This is a strange book, both intriguing and somewhat mystifying. Its description pretty much lays out the basic plot setup. Richard Hunter, the first-person narrator, is indeed a mess, both socially and psychically. He freely admits his state of depression and muddlement, often berating himself for his thoughts and actions. I found myself by turns impatient and sympathetic with him, and more than once did some mental eye-rolling. Perhaps that's a normal reaction to one who is a romantic and does not always act rationally. On the other hand, Richard's frequent visits to his aged father, and his appreciation of Chelsea, the care home employee who attends the father, are reassuring indications of his fundamental decency.
Then there are the two women between whom Richard vacillates. I must say I didn't warm up to either of them. Davinia, the blond object of his apparently hopeless infatuation, is presented as a kind of ice princess. Some of her flirtatious conversations with Richard struck me as unlikely, but that may be due to the limitations of my perspective. The incident from which Richard rescues her is, I think, described in unnecessarily vague terms.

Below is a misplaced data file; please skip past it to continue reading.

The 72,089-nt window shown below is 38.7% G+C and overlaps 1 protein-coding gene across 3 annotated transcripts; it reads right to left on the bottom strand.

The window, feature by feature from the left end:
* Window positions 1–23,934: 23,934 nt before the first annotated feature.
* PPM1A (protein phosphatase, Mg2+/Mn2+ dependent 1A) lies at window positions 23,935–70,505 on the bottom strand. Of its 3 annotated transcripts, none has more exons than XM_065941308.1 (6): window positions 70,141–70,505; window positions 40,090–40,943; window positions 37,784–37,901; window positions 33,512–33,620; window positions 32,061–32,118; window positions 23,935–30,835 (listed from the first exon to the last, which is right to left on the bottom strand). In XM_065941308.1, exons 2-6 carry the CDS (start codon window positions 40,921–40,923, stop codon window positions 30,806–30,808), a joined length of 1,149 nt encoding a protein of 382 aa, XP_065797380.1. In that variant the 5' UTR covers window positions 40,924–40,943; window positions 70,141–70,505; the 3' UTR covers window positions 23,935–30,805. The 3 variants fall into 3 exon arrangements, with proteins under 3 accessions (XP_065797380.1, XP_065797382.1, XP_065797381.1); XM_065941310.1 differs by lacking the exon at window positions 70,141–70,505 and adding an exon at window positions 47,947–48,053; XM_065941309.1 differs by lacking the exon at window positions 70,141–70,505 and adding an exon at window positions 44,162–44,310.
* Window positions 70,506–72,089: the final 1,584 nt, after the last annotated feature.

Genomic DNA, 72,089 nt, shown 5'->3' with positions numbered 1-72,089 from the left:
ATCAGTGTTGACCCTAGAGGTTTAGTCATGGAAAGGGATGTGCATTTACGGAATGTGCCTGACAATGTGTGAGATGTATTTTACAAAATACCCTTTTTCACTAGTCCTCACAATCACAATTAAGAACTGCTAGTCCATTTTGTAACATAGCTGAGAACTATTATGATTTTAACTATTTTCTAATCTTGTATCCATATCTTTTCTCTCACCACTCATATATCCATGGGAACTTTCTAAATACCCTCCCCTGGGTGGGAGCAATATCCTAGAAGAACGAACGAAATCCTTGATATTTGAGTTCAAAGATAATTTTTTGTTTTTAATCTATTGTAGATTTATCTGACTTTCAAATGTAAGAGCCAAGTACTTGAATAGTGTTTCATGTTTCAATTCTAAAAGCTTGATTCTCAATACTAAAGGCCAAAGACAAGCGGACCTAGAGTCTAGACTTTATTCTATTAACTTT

Lillian, the prisoner of a man described as a "villain," is at best enigmatic, at worst a role-playing schemer. On the one hand, her situation demands sympathy, but her secretiveness did not generate enough trust to make me regard her as a sympathetic character. At times I wondered if the women were never meant to be fully-realized individuals, but instead represented "types" created to appeal to different aspects of Richard's personality.
All that said, I read the book with interest, largely because I couldn't imagine how it might end. The lyrical descriptions of the setting, both the enchantments of the wood and its besmirching by intruders, are definitely worth reading. I recommend this book to readers of literary fiction who enjoy books that make them think and wonder.
(review of free book)